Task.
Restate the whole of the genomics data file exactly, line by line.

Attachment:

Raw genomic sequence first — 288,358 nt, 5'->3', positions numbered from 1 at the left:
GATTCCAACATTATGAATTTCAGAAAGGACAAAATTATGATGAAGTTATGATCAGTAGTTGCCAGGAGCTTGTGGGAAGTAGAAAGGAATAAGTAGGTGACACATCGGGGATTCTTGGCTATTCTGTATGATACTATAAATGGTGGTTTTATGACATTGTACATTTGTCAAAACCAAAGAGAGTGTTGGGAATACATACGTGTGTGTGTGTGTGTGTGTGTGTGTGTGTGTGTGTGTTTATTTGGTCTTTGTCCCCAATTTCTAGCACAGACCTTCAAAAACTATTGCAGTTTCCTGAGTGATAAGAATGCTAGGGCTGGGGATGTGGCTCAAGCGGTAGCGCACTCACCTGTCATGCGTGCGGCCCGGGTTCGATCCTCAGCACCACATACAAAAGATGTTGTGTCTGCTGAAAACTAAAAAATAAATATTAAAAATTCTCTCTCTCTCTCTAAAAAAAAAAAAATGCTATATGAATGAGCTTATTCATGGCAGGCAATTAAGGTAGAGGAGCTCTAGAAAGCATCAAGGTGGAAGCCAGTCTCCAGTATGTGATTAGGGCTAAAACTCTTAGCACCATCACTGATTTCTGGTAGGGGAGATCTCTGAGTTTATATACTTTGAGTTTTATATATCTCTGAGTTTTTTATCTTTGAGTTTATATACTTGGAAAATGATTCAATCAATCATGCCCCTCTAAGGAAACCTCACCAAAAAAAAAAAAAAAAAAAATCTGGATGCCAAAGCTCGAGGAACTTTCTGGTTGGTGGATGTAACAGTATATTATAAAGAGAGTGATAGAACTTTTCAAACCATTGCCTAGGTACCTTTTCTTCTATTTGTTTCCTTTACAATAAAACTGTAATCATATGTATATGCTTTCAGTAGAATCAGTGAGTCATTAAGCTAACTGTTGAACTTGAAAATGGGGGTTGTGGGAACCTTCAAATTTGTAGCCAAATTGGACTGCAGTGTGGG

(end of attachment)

Raw genomic sequence first — 288,358 nt, 5'->3', positions numbered from 1 at the left:
GATTCCAACATTATGAATTTCAGAAAGGACAAAATTATGATGAAGTTATGATCAGTAGTTGCCAGGAGCTTGTGGGAAGTAGAAAGGAATAAGTAGGTGACACATCGGGGATTCTTGGCTATTCTGTATGATACTATAAATGGTGGTTTTATGACATTGTACATTTGTCAAAACCAAAGAGAGTGTTGGGAATACATACGTGTGTGTGTGTGTGTGTGTGTGTGTGTGTGTGTGTGTTTATTTGGTCTTTGTCCCCAATTTCTAGCACAGACCTTCAAAAACTATTGCAGTTTCCTGAGTGATAAGAATGCTAGGGCTGGGGATGTGGCTCAAGCGGTAGCGCACTCACCTGTCATGCGTGCGGCCCGGGTTCGATCCTCAGCACCACATACAAAAGATGTTGTGTCTGCTGAAAACTAAAAAATAAATATTAAAAATTCTCTCTCTCTCTCTAAAAAAAAAAAAATGCTATATGAATGAGCTTATTCATGGCAGGCAATTAAGGTAGAGGAGCTCTAGAAAGCATCAAGGTGGAAGCCAGTCTCCAGTATGTGATTAGGGCTAAAACTCTTAGCACCATCACTGATTTCTGGTAGGGGAGATCTCTGAGTTTATATACTTTGAGTTTTATATATCTCTGAGTTTTTTATCTTTGAGTTTATATACTTGGAAAATGATTCAATCAATCATGCCCCTCTAAGGAAACCTCACCAAAAAAAAAAAAAAAAAAAATCTGGATGCCAAAGCTCGAGGAACTTTCTGGTTGGTGGATGTAACAGTATATTATAAAGAGAGTGATAGAACTTTTCAAACCATTGCCTAGGTACCTTTTCTTCTATTTGTTTCCTTTACAATAAAACTGTAATCATATGTATATGCTTTCAGTAGAATCAGTGAGTCATTAAGCTAACTGTTGAACTTGAAAATGGGGGTTGTGGGAACCTTCAAATTTGTAGCCAAATTGGACTGCAGTGTGGG